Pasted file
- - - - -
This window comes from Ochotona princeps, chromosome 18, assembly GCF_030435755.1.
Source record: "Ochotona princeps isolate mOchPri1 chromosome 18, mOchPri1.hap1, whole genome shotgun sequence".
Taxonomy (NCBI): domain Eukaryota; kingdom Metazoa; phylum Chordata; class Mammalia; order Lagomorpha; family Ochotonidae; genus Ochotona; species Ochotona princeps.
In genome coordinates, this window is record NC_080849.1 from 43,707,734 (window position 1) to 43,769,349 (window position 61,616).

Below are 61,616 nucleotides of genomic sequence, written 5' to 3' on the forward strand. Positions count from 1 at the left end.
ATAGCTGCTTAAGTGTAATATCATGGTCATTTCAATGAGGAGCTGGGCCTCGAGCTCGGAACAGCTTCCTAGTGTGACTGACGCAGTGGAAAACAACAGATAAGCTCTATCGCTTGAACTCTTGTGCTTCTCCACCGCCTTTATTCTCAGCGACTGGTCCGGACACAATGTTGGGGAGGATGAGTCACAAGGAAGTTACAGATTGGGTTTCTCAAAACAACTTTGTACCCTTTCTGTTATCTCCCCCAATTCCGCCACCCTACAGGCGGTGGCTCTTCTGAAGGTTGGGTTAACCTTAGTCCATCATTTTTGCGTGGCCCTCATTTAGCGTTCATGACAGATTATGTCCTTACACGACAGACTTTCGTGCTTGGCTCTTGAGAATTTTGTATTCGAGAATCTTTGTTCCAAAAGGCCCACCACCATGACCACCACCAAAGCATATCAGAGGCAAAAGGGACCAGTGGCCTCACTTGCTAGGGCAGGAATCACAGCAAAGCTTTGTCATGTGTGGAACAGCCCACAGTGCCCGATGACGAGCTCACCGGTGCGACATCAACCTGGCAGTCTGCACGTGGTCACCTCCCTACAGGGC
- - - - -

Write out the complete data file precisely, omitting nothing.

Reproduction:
This window comes from Ochotona princeps, chromosome 18, assembly GCF_030435755.1.
Source record: "Ochotona princeps isolate mOchPri1 chromosome 18, mOchPri1.hap1, whole genome shotgun sequence".
Taxonomy (NCBI): domain Eukaryota; kingdom Metazoa; phylum Chordata; class Mammalia; order Lagomorpha; family Ochotonidae; genus Ochotona; species Ochotona princeps.
In genome coordinates, this window is record NC_080849.1 from 43,707,734 (window position 1) to 43,769,349 (window position 61,616).

Below are 61,616 nucleotides of genomic sequence, written 5' to 3' on the forward strand. Positions count from 1 at the left end.
ATAGCTGCTTAAGTGTAATATCATGGTCATTTCAATGAGGAGCTGGGCCTCGAGCTCGGAACAGCTTCCTAGTGTGACTGACGCAGTGGAAAACAACAGATAAGCTCTATCGCTTGAACTCTTGTGCTTCTCCACCGCCTTTATTCTCAGCGACTGGTCCGGACACAATGTTGGGGAGGATGAGTCACAAGGAAGTTACAGATTGGGTTTCTCAAAACAACTTTGTACCCTTTCTGTTATCTCCCCCAATTCCGCCACCCTACAGGCGGTGGCTCTTCTGAAGGTTGGGTTAACCTTAGTCCATCATTTTTGCGTGGCCCTCATTTAGCGTTCATGACAGATTATGTCCTTACACGACAGACTTTCGTGCTTGGCTCTTGAGAATTTTGTATTCGAGAATCTTTGTTCCAAAAGGCCCACCACCATGACCACCACCAAAGCATATCAGAGGCAAAAGGGACCAGTGGCCTCACTTGCTAGGGCAGGAATCACAGCAAAGCTTTGTCATGTGTGGAACAGCCCACAGTGCCCGATGACGAGCTCACCGGTGCGACATCAACCTGGCAGTCTGCACGTGGTCACCTCCCTACAGGGC